After a fantastic weekend at Boogie by the Bay, we discuss what makes it such a great event, and what other events can learn from its example. From hiring top-notch staff to creating a relaxed atmosphere to keeping things running on time, Boogie sets the bar for a quality experience for everyone who attends – competitors, social dancers, and even the pros themselves. Later in the show, we’re joined by Co-Event Director Andy Bouman, who gives us a look at how he and the Boogie by the Bay Committee plan, organize, and run the event. Listen and learn about what it takes to produce a successful event that appeals to a wide variety of attendees.
Boogie by the Bay
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This is a great super interesting podcast on WCS events – a view from without and within, with a fair-minded review of all that happens at Boogie and equally importantly, other events. I’m curious to know how this is received by other event promoters… Great open conversation with the event director of one of the stalwart, iconic events of our WCS community-at-large.
I’m curious now, though, how bad it gets with other events…. I’m aware that some other events often dont run on time or seem disorganized .. but has it been that bad? I guess with the great events I go to regularly – BbB, Capital, GNDC, The Open, are all generally well run nowadays (was not always the case). The smaller events can be good though – I can be forgiving if the FUN quotient is high. In the end, if it was a blast (whether Energy level, Hilarity, shenanigans, Level of Dancing) then I can be more forgiving.. I stopped going to events years ago when the inside of one hotel ballroom started to look the same as another..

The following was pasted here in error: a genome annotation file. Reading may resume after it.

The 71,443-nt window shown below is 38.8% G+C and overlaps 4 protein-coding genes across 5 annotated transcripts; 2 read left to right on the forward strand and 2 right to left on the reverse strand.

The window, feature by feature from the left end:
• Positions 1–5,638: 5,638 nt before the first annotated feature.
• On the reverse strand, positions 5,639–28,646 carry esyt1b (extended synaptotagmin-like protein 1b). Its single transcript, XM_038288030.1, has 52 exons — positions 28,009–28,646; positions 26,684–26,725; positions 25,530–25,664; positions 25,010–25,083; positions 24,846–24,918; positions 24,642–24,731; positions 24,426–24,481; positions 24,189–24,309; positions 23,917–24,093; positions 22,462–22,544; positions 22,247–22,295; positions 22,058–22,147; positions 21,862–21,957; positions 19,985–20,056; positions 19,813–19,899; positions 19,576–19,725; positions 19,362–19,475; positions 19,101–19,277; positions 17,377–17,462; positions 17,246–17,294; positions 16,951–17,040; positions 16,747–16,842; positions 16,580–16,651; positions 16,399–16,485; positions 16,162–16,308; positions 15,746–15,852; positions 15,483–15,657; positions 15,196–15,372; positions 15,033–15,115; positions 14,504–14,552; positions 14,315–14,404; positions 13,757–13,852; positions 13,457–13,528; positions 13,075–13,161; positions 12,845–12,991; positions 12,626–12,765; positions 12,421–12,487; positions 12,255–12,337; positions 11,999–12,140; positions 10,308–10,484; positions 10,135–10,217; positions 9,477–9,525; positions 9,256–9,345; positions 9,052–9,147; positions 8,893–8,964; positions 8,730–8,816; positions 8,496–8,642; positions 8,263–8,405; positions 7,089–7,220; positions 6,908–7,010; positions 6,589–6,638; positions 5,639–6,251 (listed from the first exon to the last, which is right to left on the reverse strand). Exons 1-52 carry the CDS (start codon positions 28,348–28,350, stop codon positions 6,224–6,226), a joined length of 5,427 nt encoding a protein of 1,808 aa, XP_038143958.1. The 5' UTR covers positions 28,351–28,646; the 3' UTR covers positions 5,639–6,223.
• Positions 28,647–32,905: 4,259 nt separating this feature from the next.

I’ve been around long enough to remember poorly run events decades ago that did not ever run on time; delays that caused people to choose between missing flights or missing finals, unpaid pros or contest winners; judges, DJs and Contest staff taken for granted, and bounced checks. I hope that one whole, events have improved in Professionalism.
>> Also agree that the WCS event market is over saturated. As soon as there is a recession, some of these will go away, unless they can tap into the local market reliably to make a go of it. PLEASE do not start another event unless there is a real need for it from your local community, or a truly unique reason that makes your event different from others. (Unless you’re in a place I want to go to anyway, like Tahiti).
Thanks for the comments about the ballroom lighting at Boogie. I’ve provided lighting for the event for years, with the design evolving from a few parcans on light trees in 2004 to about 50 LED fixtures of various types this year. The goal is to provide a nice room ambiance both fully lit for comps and dimmed for late night. As Eric noted, the LEDs add almost no heat and use very little power compared to traditional stage lighting.